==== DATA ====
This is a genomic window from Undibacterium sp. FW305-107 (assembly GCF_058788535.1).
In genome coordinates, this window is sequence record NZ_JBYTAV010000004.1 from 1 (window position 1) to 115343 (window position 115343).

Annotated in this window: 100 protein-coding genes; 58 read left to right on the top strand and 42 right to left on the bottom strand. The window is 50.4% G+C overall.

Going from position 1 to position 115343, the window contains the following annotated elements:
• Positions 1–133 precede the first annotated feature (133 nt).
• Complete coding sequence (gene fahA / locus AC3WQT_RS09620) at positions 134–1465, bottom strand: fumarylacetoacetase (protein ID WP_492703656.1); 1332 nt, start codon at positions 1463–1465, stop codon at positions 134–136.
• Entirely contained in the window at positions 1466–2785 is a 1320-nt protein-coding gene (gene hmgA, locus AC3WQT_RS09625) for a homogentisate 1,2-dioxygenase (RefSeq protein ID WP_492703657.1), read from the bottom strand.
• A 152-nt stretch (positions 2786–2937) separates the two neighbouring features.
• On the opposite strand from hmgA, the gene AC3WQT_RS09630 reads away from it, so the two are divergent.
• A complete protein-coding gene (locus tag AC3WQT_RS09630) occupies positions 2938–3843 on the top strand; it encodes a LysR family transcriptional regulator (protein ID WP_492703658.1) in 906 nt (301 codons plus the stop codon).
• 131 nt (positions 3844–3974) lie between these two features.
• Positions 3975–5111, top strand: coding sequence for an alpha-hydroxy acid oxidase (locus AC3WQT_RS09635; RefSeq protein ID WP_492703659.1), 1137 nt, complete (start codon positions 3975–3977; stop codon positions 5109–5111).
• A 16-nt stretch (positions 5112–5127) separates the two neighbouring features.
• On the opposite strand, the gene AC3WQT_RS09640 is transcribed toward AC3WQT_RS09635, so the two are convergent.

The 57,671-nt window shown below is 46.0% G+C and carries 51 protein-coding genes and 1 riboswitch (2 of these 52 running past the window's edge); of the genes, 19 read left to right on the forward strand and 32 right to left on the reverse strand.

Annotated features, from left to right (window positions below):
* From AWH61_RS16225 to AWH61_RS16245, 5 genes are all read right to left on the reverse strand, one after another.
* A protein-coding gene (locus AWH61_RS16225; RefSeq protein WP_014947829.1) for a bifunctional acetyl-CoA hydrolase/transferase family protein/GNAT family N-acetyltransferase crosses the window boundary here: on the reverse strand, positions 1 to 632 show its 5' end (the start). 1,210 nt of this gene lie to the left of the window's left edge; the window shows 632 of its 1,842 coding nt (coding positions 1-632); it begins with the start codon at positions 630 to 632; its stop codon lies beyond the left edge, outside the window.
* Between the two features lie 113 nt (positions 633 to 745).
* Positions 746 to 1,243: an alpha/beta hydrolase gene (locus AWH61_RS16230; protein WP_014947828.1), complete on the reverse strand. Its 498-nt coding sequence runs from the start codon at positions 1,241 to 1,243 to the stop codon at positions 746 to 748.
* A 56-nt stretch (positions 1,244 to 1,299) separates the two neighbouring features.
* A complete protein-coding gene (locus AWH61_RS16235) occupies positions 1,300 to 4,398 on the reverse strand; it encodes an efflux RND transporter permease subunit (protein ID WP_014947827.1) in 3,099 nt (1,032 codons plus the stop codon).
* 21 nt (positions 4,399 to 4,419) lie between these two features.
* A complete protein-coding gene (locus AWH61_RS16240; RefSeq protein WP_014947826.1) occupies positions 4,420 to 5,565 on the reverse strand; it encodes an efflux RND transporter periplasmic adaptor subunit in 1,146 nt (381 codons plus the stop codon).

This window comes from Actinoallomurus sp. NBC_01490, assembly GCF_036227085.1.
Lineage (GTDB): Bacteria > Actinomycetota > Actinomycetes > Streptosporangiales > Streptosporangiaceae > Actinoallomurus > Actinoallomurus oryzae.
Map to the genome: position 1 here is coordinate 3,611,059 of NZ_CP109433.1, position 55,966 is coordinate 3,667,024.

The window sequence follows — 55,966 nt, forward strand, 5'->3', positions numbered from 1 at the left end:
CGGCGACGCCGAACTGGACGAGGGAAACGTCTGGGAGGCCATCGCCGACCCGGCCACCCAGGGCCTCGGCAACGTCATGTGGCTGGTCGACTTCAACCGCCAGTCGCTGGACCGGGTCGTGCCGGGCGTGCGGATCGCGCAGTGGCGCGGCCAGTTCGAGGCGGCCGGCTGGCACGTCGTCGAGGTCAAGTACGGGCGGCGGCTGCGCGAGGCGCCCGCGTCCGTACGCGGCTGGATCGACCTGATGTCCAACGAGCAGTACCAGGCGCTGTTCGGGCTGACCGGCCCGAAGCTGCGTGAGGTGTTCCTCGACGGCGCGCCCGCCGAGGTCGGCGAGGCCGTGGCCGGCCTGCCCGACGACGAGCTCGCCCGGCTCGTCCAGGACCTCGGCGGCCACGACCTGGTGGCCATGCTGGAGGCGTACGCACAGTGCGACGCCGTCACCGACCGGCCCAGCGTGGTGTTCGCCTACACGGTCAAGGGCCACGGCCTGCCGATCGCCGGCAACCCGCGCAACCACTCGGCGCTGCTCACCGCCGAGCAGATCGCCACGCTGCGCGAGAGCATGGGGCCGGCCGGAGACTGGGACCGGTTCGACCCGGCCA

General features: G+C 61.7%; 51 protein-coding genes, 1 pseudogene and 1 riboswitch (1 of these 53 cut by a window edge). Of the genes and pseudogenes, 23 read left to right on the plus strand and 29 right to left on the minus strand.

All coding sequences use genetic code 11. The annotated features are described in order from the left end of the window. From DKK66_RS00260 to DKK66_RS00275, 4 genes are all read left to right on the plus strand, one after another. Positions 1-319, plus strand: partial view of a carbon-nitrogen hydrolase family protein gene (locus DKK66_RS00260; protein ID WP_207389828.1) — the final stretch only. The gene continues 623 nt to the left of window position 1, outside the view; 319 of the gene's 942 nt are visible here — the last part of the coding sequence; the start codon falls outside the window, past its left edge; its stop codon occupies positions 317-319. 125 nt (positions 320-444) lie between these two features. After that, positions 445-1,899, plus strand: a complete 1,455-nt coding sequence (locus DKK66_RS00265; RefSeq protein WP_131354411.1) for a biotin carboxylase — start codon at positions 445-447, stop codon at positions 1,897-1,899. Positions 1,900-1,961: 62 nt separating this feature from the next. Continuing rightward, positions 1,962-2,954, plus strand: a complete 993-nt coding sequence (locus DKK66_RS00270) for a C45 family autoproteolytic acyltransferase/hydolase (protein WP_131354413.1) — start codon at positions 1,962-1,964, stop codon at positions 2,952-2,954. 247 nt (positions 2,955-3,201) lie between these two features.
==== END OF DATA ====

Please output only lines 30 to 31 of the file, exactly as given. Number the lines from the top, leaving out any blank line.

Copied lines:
General features: G+C 61.7%; 51 protein-coding genes, 1 pseudogene and 1 riboswitch (1 of these 53 cut by a window edge). Of the genes and pseudogenes, 23 read left to right on the plus strand and 29 right to left on the minus strand.

All coding sequences use genetic code 11. The annotated features are described in order from the left end of the window. From DKK66_RS00260 to DKK66_RS00275, 4 genes are all read left to right on the plus strand, one after another. Positions 1-319, plus strand: partial view of a carbon-nitrogen hydrolase family protein gene (locus DKK66_RS00260; protein ID WP_207389828.1) — the final stretch only. The gene continues 623 nt to the left of window position 1, outside the view; 319 of the gene's 942 nt are visible here — the last part of the coding sequence; the start codon falls outside the window, past its left edge; its stop codon occupies positions 317-319. 125 nt (positions 320-444) lie between these two features. After that, positions 445-1,899, plus strand: a complete 1,455-nt coding sequence (locus DKK66_RS00265; RefSeq protein WP_131354411.1) for a biotin carboxylase — start codon at positions 445-447, stop codon at positions 1,897-1,899. Positions 1,900-1,961: 62 nt separating this feature from the next. Continuing rightward, positions 1,962-2,954, plus strand: a complete 993-nt coding sequence (locus DKK66_RS00270) for a C45 family autoproteolytic acyltransferase/hydolase (protein WP_131354413.1) — start codon at positions 1,962-1,964, stop codon at positions 2,952-2,954. 247 nt (positions 2,955-3,201) lie between these two features.